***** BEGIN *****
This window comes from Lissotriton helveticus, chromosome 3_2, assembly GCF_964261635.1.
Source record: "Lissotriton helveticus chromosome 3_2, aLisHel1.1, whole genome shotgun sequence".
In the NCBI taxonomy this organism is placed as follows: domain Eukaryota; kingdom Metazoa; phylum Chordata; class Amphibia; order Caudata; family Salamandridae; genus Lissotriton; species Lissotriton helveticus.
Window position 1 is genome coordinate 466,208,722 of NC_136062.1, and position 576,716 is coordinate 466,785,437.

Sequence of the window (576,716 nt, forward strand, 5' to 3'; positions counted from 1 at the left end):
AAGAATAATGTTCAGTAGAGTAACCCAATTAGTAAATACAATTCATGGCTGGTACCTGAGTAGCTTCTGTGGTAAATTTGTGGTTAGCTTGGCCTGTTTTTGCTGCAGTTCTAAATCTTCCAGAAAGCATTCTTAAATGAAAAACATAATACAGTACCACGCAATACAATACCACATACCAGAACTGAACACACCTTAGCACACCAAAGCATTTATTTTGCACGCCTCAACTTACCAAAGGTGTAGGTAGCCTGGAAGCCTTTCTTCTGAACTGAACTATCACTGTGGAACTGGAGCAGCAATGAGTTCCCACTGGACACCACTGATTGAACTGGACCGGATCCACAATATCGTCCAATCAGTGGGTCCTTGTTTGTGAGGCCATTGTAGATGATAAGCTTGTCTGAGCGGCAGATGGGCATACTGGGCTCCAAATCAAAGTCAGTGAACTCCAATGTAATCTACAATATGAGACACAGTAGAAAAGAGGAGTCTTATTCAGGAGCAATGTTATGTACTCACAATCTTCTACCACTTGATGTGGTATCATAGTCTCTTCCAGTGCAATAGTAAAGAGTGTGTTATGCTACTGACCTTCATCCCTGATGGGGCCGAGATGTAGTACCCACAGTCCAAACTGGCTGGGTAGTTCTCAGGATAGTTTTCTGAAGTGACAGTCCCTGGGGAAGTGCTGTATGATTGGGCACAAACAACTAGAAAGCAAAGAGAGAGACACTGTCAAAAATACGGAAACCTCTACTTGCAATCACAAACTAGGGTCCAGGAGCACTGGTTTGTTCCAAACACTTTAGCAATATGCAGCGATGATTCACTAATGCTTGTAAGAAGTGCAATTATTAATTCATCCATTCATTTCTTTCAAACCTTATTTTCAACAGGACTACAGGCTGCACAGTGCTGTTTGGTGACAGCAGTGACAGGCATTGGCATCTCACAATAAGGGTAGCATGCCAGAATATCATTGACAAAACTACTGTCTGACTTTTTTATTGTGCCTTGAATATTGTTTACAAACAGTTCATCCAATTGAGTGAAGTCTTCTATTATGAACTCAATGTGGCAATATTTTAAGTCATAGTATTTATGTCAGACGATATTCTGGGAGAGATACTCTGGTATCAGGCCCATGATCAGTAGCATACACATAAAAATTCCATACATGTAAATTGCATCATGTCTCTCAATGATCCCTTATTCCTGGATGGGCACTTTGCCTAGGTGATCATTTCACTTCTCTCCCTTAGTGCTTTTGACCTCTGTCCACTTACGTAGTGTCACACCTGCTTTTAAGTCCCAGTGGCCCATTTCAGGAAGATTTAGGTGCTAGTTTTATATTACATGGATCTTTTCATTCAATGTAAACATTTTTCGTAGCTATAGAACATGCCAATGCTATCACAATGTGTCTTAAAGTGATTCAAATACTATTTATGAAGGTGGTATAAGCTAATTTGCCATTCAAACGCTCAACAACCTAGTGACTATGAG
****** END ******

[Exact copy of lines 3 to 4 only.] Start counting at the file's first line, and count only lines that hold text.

In the NCBI taxonomy this organism is placed as follows: domain Eukaryota; kingdom Metazoa; phylum Chordata; class Amphibia; order Caudata; family Salamandridae; genus Lissotriton; species Lissotriton helveticus.
Window position 1 is genome coordinate 466,208,722 of NC_136062.1, and position 576,716 is coordinate 466,785,437.